Ethics: Free Advice

Psychologists face discipline for diagnosing strangers

When a big story breaks, the first thing reporters do is get the news. The next thing, usually, is to round up a few experts to say what it all means. Too often, what gets experts quoted -- and called again the next time news relates to their specialty -- is not specific knowledge of a case but crisp, piquant opinion. The expert enjoys the publicity; the journalist enlivens a story. The losers are the public, who get ill-informed speculation masquerading as analysis, and the news subjects, who are assessed in intimate, knowing terms by strangers.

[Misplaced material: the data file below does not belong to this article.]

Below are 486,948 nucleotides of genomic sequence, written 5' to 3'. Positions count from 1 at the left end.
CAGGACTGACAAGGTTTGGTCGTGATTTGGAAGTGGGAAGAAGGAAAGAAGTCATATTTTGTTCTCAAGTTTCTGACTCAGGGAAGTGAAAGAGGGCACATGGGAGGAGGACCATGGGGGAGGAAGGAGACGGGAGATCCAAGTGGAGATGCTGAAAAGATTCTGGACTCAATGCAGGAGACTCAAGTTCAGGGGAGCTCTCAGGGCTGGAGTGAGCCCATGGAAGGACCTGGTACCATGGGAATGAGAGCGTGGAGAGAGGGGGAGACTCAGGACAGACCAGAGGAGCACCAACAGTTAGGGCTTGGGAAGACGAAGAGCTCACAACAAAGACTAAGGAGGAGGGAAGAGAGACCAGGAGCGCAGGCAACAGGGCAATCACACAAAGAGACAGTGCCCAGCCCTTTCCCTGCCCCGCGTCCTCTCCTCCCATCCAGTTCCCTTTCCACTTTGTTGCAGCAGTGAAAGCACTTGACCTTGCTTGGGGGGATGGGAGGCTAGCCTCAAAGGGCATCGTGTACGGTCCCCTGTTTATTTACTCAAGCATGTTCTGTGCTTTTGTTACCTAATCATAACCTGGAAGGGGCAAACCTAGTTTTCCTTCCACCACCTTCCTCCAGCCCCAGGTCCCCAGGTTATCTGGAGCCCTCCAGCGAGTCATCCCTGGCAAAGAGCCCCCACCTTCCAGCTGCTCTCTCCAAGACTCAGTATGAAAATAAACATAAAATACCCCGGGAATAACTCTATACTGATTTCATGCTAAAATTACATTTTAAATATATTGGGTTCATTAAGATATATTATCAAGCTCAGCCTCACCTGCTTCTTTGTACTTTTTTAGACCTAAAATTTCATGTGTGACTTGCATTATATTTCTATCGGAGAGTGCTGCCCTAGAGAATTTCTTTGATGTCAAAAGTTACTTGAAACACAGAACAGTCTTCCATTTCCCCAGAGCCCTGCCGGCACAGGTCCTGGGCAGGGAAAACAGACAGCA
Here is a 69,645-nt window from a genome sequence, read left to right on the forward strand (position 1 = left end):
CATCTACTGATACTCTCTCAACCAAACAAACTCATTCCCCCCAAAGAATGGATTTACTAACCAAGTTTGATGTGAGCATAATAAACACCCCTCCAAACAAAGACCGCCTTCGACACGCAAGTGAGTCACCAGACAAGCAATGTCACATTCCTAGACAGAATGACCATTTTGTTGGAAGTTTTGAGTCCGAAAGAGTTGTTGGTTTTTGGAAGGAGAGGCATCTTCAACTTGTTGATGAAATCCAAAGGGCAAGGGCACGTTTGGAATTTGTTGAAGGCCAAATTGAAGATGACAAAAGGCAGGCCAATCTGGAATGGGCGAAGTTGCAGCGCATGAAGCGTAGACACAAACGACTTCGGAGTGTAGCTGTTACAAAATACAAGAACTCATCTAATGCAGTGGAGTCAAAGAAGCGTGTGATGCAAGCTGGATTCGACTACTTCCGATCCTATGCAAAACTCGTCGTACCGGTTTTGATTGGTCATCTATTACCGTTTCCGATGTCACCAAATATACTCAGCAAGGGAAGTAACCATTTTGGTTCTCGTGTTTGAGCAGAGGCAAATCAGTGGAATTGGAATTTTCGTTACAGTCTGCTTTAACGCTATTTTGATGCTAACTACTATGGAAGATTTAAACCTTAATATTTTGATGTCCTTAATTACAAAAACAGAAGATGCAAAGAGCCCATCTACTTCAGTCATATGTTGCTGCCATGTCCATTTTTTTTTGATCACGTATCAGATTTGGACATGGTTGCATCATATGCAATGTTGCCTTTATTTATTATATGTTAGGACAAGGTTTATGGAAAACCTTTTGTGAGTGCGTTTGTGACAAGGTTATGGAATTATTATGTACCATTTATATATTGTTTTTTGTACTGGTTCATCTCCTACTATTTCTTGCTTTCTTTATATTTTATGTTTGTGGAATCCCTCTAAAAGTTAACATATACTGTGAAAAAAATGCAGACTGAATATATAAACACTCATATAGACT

Many health professionals refuse to...

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